Copyright: Chris Ackrill, 2016.

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Knowledge is Power

Knowledge is Power

(original edit of article for Taxi magazine).

I hear that Conservatives on the Greater London Assembly are calling for the Knowledge to be scrapped in its present form.  Assembly member, Richard Tracey, mentions an ageing workforce, with the Knowledge standing as a barrier to future drivers.  The report also argues that the Knowledge is obsolete in the age of GPS.

As an ex-Knowledge examiner I take a particular interest in the subject, and I neither think the Knowledge is obsolete, nor deterring people from entry to the trade.  Unite Cab Section’s Peter Rose countered that the Knowledge isn’t a barrier, “it’s a qualification for the job.”  Quite right.  I’ve heard no calls for doctors’ training being made easier as it’s putting applicants off.  As far as I know, doctors still need an immense knowledge of medicine, even though their patients can self-diagnose on a computer, and the doctors themselves can brush up their knowledge on the web.

In the case of cab drivers, doctors, and other professionals, their qualifications on entry provide a minimum competence to do the job.  In our case, we know we don’t know it all when we gain our licence, but we have a sound basis on which to build our competence.  The Knowledge isn’t a barrier; it’s a hurdle, or a series of hurdles, that have to be successfully jumped.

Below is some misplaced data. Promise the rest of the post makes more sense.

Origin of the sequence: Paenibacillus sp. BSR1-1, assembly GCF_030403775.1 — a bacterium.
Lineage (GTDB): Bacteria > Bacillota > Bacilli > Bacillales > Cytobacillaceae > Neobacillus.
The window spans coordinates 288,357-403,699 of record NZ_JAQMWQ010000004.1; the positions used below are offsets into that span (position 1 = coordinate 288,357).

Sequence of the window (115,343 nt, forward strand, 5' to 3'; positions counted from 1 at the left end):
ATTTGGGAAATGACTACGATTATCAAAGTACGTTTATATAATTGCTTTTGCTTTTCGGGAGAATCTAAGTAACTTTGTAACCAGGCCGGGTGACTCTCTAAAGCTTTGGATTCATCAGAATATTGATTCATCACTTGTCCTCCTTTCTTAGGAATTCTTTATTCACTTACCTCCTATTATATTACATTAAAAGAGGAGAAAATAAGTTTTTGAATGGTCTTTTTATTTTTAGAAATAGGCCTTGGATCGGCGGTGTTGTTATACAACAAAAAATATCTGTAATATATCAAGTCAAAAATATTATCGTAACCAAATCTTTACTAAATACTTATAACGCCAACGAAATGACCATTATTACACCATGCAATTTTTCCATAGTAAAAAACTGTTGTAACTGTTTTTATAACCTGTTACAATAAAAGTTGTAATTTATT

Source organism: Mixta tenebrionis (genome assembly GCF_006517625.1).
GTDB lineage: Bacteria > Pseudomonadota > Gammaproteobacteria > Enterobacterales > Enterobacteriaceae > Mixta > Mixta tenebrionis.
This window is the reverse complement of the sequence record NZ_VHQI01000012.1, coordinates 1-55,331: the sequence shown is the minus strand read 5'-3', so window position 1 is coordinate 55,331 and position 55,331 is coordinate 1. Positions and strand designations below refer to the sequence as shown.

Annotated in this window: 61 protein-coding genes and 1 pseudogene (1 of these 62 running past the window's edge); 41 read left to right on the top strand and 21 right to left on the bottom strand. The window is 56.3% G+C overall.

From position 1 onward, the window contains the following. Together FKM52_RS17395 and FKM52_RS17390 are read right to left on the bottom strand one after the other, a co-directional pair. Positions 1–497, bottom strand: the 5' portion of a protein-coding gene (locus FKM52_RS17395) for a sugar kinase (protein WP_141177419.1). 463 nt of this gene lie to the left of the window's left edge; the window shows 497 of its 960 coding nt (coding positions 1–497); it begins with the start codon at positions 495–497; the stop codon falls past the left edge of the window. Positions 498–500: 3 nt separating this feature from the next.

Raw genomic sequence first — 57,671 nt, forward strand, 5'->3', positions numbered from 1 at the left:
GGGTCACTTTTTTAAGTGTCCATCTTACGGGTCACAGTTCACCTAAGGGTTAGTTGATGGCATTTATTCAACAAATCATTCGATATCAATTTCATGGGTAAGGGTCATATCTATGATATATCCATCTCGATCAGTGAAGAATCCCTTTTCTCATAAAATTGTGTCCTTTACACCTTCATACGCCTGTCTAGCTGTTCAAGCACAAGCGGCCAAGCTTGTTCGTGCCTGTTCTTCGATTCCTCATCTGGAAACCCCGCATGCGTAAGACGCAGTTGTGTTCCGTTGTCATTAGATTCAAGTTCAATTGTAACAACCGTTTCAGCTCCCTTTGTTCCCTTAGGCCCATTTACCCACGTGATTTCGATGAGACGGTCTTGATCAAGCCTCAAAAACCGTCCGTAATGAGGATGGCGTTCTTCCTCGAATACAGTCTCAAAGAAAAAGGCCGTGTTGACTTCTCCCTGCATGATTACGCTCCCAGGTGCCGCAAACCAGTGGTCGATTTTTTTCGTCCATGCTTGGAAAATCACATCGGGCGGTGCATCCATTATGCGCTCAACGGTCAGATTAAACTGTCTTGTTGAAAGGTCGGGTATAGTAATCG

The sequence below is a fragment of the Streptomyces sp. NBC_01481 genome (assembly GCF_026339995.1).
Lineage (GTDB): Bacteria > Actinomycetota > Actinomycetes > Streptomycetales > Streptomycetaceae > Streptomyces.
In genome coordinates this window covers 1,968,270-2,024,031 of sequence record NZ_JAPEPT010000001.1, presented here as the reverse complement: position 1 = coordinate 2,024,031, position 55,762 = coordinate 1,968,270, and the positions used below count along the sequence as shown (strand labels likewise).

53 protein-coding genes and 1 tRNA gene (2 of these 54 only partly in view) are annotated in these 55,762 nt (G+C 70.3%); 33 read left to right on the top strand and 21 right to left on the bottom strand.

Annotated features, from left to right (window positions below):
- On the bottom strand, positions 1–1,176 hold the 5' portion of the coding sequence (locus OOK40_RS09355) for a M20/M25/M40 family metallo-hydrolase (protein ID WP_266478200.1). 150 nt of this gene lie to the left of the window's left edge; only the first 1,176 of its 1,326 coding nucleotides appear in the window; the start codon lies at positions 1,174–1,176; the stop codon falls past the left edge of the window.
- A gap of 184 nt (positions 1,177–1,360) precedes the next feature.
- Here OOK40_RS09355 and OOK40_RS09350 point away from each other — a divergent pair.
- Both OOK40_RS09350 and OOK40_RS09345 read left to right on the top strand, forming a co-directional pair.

The Knowledge is extremely hard work, but unlike other qualifications, it doesn’t have to be fitted into a set period of time like a degree course.  You can take as long as you want.  It’s possibly the most democratic form of occupational training known to man.  As the fictional examiner, Mr Burgess, says in the wonderful film, The Knowledge, it’s not about who you know, it’s about what you know.  Every applicant is on an equal footing; whether you start the Knowledge with a degree under your belt, or whether you earned a dishonourable discharge from a sink comprehensive.  You don’t need to sweat while your initial application is pondered over by a college admissions tutor, and you don’t have to convince anyone of your cleverness before acceptance.  You just need to have kept your nose fairly clean, and show the ability to identify some points on a map.  And I’m not diminishing the achievement of passing the map test.  I marked a few map tests as an examiner, and I wouldn’t feel that blasé if I had to pass one now.